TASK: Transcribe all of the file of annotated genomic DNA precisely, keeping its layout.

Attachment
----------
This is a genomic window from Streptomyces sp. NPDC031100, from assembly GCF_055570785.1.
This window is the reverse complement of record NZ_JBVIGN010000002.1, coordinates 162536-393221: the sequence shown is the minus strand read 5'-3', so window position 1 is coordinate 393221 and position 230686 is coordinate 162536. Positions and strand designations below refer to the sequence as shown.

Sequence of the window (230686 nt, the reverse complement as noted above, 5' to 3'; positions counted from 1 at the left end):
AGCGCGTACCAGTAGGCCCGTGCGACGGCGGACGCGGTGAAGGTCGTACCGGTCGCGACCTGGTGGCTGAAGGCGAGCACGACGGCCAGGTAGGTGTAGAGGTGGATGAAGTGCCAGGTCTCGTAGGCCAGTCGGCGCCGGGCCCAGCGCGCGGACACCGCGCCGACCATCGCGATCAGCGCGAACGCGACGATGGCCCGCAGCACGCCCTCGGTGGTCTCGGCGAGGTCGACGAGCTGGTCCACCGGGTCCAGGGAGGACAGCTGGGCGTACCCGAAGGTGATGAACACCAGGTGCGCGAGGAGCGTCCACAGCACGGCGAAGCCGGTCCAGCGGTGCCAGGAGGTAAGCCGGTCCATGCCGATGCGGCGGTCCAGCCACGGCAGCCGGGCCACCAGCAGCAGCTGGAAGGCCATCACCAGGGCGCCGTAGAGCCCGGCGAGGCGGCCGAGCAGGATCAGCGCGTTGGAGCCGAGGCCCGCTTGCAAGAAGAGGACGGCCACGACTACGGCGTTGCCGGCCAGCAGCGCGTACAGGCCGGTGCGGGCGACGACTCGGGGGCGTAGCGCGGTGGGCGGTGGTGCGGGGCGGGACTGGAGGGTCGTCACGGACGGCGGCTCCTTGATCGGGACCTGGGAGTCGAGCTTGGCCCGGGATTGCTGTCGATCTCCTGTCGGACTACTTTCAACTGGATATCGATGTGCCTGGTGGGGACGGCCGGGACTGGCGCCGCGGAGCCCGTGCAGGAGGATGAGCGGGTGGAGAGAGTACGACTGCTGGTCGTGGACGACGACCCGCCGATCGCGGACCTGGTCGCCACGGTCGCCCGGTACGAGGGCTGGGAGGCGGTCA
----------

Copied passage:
This is a genomic window from Streptomyces sp. NPDC031100, from assembly GCF_055570785.1.
This window is the reverse complement of record NZ_JBVIGN010000002.1, coordinates 162536-393221: the sequence shown is the minus strand read 5'-3', so window position 1 is coordinate 393221 and position 230686 is coordinate 162536. Positions and strand designations below refer to the sequence as shown.

Sequence of the window (230686 nt, the reverse complement as noted above, 5' to 3'; positions counted from 1 at the left end):
AGCGCGTACCAGTAGGCCCGTGCGACGGCGGACGCGGTGAAGGTCGTACCGGTCGCGACCTGGTGGCTGAAGGCGAGCACGACGGCCAGGTAGGTGTAGAGGTGGATGAAGTGCCAGGTCTCGTAGGCCAGTCGGCGCCGGGCCCAGCGCGCGGACACCGCGCCGACCATCGCGATCAGCGCGAACGCGACGATGGCCCGCAGCACGCCCTCGGTGGTCTCGGCGAGGTCGACGAGCTGGTCCACCGGGTCCAGGGAGGACAGCTGGGCGTACCCGAAGGTGATGAACACCAGGTGCGCGAGGAGCGTCCACAGCACGGCGAAGCCGGTCCAGCGGTGCCAGGAGGTAAGCCGGTCCATGCCGATGCGGCGGTCCAGCCACGGCAGCCGGGCCACCAGCAGCAGCTGGAAGGCCATCACCAGGGCGCCGTAGAGCCCGGCGAGGCGGCCGAGCAGGATCAGCGCGTTGGAGCCGAGGCCCGCTTGCAAGAAGAGGACGGCCACGACTACGGCGTTGCCGGCCAGCAGCGCGTACAGGCCGGTGCGGGCGACGACTCGGGGGCGTAGCGCGGTGGGCGGTGGTGCGGGGCGGGACTGGAGGGTCGTCACGGACGGCGGCTCCTTGATCGGGACCTGGGAGTCGAGCTTGGCCCGGGATTGCTGTCGATCTCCTGTCGGACTACTTTCAACTGGATATCGATGTGCCTGGTGGGGACGGCCGGGACTGGCGCCGCGGAGCCCGTGCAGGAGGATGAGCGGGTGGAGAGAGTACGACTGCTGGTCGTGGACGACGACCCGCCGATCGCGGACCTGGTCGCCACGGTCGCCCGGTACGAGGGCTGGGAGGCGGTCA